We took the overnight express bus from Lima to Arequipa. The Pan-American Highway out of Lima starts as a many-laned freeway and soon becomes a winding two lane road. Avatar was the featured movie of the evening! Later the full moon lit the landscape we could see when we were awake. In one place, sand had blown over a whole lane in the highway. In early morning light one great sand slide glowed mother-of -pearl. The Peruvian coast is desert, punctuated by great oases wherever flow the big rivers out of the Andes. These fertile areas grow great quantities of food: olives, bananas, melons, squash (I´ve seen leaves 12 inches across!), figs (everywhere right now, must be in season, yum), even grains: rice, corn.

Arequipa is a city of nearly a million people, altitude 2,300 meters or 7,800 feet above sea level. It´s hot. Not as hot as Lima, but we´re sweating. Everyone else seems to put on jackets at night as we are finally comfortable. Our goal here was to try to reconnect with some solar cooks we met several years ago, Patricia Gootee and Geovana Rivera, but we had no luck. This city has close to 360 days of sun every year, so is perfect for solar applications. The street near our hotel is full of shops selling solar hot water equipment. A few stores displayed parabolic solar cookers made in Peru. In our wanderings in the city we see many buildings with solar hot water panels and tanks on the rooftops. They have an advantage here where it never freezes--much simpler installation than in cold climates.

We stay at a sweet little hospedaje with an interior garden. Our hostess is 84 year old Blanca. She took us under her wing two years ago and we find ourselves hugging her and her sons who run the place. She has been sick these last three months; we hope she gets better to visit her in two more years.

Just down from our hotel is the Museo del Arte Contemporania, the only contemporary art museum in all of Peru, according to the curator. My favorite is a ceramic piece in the permanent collection: two 24" (60cm) spheres mounted on a glass and iron stand with a mirror below, stoneware with big glassy melted-out drops and writing all around and around. One is in Spanish, "no es lo que haces no es lo que quieres no es lo que esperes no es lo que no haces ..." and the other in English "no more war no more inequity no more disbelief no more pain no more illusions no more words." Picture below:

We meant to go to Puno today, but a strike in Puno against a big dam project, the Inambari Dam, kept us here being tourists an extra day. Tomorrow for sure we will be in Puno with our Taquile family.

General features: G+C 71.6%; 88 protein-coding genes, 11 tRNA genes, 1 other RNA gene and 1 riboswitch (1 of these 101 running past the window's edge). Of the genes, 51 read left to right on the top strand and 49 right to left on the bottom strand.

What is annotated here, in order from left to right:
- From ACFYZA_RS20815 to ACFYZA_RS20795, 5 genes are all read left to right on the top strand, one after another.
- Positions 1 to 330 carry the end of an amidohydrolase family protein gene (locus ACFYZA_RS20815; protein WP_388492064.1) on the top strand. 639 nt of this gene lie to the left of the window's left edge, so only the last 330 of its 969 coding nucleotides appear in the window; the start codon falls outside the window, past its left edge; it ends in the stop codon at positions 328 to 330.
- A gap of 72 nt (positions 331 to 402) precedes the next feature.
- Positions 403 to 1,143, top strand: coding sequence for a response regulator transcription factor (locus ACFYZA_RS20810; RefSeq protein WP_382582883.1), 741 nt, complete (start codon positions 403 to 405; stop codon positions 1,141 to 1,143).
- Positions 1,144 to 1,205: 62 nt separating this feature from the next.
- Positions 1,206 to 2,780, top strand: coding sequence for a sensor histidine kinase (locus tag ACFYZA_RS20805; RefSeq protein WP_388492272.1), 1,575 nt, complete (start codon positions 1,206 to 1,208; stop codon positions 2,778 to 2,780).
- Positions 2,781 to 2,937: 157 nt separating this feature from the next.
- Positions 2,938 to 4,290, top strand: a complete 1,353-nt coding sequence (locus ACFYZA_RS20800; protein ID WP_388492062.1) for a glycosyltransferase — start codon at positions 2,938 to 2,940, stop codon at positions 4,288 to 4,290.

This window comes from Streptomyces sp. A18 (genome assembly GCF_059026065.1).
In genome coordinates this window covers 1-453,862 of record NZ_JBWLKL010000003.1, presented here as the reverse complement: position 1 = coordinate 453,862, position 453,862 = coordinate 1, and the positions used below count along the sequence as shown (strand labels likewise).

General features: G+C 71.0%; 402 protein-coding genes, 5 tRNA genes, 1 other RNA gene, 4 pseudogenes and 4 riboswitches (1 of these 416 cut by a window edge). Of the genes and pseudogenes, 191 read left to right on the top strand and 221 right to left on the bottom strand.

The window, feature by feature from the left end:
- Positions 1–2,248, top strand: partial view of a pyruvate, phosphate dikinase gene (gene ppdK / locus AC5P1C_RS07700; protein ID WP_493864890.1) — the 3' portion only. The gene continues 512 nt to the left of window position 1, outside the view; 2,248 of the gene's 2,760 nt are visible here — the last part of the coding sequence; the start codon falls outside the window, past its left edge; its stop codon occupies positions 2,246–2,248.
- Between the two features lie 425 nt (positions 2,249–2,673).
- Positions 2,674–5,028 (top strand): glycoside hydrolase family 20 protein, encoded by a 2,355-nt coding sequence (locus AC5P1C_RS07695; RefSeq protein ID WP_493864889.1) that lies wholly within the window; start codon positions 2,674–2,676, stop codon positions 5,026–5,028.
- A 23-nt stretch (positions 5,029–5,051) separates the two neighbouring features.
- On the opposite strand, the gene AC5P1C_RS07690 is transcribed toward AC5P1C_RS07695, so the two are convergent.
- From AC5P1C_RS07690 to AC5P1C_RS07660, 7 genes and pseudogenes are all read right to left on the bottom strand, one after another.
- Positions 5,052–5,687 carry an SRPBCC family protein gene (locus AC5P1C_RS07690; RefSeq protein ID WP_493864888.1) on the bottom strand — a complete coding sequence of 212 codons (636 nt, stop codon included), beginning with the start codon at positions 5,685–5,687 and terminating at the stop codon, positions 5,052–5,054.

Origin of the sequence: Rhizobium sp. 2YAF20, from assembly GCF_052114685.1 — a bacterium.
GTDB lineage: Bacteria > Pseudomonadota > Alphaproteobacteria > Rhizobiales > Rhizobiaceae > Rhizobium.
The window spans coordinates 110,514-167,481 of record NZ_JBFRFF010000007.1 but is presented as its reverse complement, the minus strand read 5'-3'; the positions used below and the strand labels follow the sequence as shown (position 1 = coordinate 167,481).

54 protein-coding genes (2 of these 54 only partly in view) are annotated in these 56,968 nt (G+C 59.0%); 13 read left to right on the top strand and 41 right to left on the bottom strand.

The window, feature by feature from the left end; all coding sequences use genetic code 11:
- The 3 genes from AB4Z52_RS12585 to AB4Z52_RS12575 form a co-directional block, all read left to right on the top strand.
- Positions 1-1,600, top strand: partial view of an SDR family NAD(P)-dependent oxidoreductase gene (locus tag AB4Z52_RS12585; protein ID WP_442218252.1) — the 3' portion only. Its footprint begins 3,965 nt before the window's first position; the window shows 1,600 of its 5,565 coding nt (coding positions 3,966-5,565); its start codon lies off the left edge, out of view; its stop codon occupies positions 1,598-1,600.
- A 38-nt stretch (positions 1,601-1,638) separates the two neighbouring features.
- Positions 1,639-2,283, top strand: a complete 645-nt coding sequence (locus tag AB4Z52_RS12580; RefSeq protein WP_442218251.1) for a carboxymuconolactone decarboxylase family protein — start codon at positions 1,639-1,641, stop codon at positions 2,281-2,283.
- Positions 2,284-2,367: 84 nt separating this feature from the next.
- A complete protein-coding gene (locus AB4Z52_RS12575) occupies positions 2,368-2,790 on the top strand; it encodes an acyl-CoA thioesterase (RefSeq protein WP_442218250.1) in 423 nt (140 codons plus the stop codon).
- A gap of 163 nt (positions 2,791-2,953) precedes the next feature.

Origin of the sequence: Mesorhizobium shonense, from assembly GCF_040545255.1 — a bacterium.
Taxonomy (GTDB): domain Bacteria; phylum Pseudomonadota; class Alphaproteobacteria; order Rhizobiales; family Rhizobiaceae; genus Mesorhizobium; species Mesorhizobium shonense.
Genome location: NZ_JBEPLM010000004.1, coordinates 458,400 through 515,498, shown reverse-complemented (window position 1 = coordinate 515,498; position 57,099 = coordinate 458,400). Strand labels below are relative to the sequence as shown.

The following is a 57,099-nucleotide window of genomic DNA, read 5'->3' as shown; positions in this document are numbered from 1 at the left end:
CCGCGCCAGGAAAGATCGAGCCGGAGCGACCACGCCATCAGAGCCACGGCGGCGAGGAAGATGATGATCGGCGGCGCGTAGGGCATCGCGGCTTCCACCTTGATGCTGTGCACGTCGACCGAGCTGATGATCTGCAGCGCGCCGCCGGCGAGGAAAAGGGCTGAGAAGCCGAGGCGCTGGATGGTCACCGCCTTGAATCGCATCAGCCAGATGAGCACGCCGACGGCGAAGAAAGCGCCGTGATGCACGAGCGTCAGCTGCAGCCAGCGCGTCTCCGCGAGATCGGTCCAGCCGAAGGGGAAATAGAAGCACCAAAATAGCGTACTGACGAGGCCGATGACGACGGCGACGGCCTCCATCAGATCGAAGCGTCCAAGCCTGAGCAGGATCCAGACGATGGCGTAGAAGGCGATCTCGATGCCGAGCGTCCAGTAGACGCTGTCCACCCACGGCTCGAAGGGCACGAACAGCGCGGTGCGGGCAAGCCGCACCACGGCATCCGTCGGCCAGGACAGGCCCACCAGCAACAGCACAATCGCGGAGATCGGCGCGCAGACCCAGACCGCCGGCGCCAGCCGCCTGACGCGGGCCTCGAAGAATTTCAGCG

Tuesday, March 2, 2010

Taquile Youth in Lima

We arrived in Lima Friday night and met Delfin the next morning. Luckily, these young people all have cell phones, so we can connect easily. He shares a room with Alex (who is brother to Maria, wife of Elias); they both have jobs in small motor repair shop. The roof of their apartment is perfect for solar cooking, so we left him an instruction booklet on how to make a box cooker. We´ll see if this young bachelor will go to the trouble to make and use it. Fredy came from his Chicken raising job and spent a whole day with us.

Noemi is happily with her husband, Alejandro, with their fat happy 9-mo-old baby, Alexander (pronounce it in Spanish). All these young adults are ages 24-27, except Noemi´s husband who is 42. We wondered about the age difference, but he is a wonderful father, and they seem happy in love, and his Mother and sisters love Noemi and the baby. We are deeply reassured to see our oldest god-daughter taken care of and happy.

Sunday we took everyone to the big Anthropology Museum. We like taking our family to museums or archeological sites since they probably wouldn´t spend the entry fee or the time to go by themselves--and after all, this is THEIR culture. My favorite piece there is a small sculpture of a deer and her fawn in a lovely tender pose, which I remember from 1988, our last visit to that museum. Noemi was especially taken with the textiles, being a skilled weaver herself.

Monday it was the Museo Amano: this small museum has a beautiful collection of pre-Columbian pottery and a room full of textiles. Entrance is free with an advance appointment required, and every group is guided. The guide remembered us from last year, and after the tour gave me her contact information with an invitation to make a special appointment when we bring our textile-artist family so they can take more time to study the work. Noemi couldn´t be there since she had to work, soI hope her husband will bring here there some day. Delfin and Alex are skilled knitters and spinners, and appreciated the complex fine weaving, more like the work of their mothers and sisters. In particular Delfin noted a "sampler" which contained about 20 different textile techniques in different sections which had been sewn together.

We´ve enjoyed playing with the baby; spent some time in shady parks. Taking everyone out to dinner is always a fun outing. Telling family jokes and stories from our many visits. When my spanish wasn´t so good, I warned Celbia not to choke on bones in the soup, but mixed up "huesos" with "huecos," so she had to stare at her soup to figure out how their could be a "hole" in it! Hard to say goodbye, but Lima is hot now in summertime and we´re looking forward to seeing the rest of the family in the cool highlands of the Altiplano.

We leave Lima tonight (Tuesday Mar 2) for Arequipa by express bus for a brief stop before heading on to Puno and Taquile.